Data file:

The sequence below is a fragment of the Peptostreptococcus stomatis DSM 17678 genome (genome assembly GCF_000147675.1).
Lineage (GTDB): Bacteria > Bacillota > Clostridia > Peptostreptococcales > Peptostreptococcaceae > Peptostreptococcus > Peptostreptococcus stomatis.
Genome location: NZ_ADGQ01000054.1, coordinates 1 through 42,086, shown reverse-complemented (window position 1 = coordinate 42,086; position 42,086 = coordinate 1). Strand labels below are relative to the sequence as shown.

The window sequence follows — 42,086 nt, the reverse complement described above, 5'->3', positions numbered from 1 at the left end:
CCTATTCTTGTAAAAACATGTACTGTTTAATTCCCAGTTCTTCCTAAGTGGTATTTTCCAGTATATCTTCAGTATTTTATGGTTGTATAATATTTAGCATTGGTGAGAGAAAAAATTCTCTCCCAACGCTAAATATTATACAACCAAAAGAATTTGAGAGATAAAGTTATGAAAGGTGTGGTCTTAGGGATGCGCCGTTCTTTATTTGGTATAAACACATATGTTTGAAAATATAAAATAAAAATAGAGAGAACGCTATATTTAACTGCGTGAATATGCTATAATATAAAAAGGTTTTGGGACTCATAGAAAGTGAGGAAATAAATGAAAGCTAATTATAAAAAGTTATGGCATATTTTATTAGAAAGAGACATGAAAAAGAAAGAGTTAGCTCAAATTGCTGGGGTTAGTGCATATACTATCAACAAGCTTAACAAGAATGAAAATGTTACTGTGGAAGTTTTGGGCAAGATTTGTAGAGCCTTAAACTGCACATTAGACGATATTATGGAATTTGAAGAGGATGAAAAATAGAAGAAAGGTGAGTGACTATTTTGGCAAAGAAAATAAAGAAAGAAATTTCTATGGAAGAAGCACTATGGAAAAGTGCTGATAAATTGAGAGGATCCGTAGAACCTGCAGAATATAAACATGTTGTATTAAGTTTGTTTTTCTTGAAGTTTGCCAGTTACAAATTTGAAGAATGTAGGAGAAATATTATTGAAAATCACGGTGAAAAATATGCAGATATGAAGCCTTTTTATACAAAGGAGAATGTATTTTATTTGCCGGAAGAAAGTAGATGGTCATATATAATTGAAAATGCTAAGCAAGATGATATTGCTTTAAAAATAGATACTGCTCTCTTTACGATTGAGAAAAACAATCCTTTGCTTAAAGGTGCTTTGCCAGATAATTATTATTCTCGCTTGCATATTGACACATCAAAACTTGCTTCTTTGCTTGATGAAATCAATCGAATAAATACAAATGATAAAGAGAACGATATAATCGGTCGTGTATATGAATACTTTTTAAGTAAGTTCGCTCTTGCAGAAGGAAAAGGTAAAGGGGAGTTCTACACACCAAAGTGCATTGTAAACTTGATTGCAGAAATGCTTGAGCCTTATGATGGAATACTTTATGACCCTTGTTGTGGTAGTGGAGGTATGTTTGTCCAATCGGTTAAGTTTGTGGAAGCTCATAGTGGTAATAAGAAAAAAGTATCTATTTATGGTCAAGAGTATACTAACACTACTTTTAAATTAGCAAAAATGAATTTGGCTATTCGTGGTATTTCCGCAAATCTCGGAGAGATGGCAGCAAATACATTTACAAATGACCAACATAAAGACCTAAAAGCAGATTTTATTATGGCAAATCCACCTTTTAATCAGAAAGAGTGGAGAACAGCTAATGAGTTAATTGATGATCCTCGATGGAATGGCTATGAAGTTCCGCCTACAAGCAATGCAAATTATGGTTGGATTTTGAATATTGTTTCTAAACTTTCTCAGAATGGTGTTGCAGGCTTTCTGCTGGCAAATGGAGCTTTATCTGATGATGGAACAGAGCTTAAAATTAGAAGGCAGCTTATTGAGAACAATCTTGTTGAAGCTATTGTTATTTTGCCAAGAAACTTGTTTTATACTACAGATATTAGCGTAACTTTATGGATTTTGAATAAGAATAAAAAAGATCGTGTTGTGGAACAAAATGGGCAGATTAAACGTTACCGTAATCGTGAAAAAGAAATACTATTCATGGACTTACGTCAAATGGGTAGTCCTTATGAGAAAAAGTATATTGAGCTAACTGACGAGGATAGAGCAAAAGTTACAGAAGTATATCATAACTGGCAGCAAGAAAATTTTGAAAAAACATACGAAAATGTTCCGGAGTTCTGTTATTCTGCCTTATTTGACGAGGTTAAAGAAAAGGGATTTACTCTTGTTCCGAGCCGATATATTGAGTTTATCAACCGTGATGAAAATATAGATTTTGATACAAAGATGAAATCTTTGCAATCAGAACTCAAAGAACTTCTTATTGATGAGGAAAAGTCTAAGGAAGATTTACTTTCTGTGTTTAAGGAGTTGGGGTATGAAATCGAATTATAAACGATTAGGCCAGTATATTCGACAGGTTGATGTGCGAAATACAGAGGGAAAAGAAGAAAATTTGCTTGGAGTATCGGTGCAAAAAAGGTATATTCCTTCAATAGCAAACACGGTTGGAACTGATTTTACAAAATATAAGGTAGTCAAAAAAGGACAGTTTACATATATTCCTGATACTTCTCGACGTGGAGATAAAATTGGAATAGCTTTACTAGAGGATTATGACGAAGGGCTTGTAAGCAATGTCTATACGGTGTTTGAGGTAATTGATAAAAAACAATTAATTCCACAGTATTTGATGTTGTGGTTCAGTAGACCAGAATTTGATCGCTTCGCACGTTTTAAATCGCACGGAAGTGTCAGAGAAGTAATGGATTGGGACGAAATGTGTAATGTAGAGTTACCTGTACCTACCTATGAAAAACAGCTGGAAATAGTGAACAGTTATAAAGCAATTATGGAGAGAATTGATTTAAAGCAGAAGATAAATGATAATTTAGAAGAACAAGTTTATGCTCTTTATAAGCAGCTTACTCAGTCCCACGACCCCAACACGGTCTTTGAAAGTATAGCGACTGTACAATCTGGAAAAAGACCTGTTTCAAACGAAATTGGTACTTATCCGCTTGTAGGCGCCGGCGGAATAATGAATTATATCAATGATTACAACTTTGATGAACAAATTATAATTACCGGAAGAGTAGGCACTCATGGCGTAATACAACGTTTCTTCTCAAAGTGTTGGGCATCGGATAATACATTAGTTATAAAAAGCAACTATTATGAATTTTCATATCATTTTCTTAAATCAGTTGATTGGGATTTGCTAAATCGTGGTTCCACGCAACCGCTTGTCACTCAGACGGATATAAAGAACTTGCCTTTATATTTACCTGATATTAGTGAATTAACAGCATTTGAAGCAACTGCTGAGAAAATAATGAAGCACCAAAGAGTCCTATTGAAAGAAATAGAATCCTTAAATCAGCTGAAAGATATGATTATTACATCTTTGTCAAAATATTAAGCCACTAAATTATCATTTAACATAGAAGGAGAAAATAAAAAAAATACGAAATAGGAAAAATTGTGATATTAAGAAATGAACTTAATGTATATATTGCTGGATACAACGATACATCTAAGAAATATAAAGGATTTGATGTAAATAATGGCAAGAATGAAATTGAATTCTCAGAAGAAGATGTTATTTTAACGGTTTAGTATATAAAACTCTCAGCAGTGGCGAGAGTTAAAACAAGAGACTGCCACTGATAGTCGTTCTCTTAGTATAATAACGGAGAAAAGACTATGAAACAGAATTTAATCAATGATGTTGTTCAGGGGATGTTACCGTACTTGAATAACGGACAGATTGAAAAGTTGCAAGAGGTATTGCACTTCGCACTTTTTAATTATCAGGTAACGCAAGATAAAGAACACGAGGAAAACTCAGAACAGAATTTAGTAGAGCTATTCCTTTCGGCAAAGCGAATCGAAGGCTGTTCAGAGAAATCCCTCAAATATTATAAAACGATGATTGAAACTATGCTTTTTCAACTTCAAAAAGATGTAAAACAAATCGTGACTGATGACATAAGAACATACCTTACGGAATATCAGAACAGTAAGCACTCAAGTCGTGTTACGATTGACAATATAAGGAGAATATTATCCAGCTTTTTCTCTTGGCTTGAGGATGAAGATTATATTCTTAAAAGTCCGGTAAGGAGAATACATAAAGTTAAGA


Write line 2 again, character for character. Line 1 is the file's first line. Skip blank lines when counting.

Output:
Lineage (GTDB): Bacteria > Bacillota > Clostridia > Peptostreptococcales > Peptostreptococcaceae > Peptostreptococcus > Peptostreptococcus stomatis.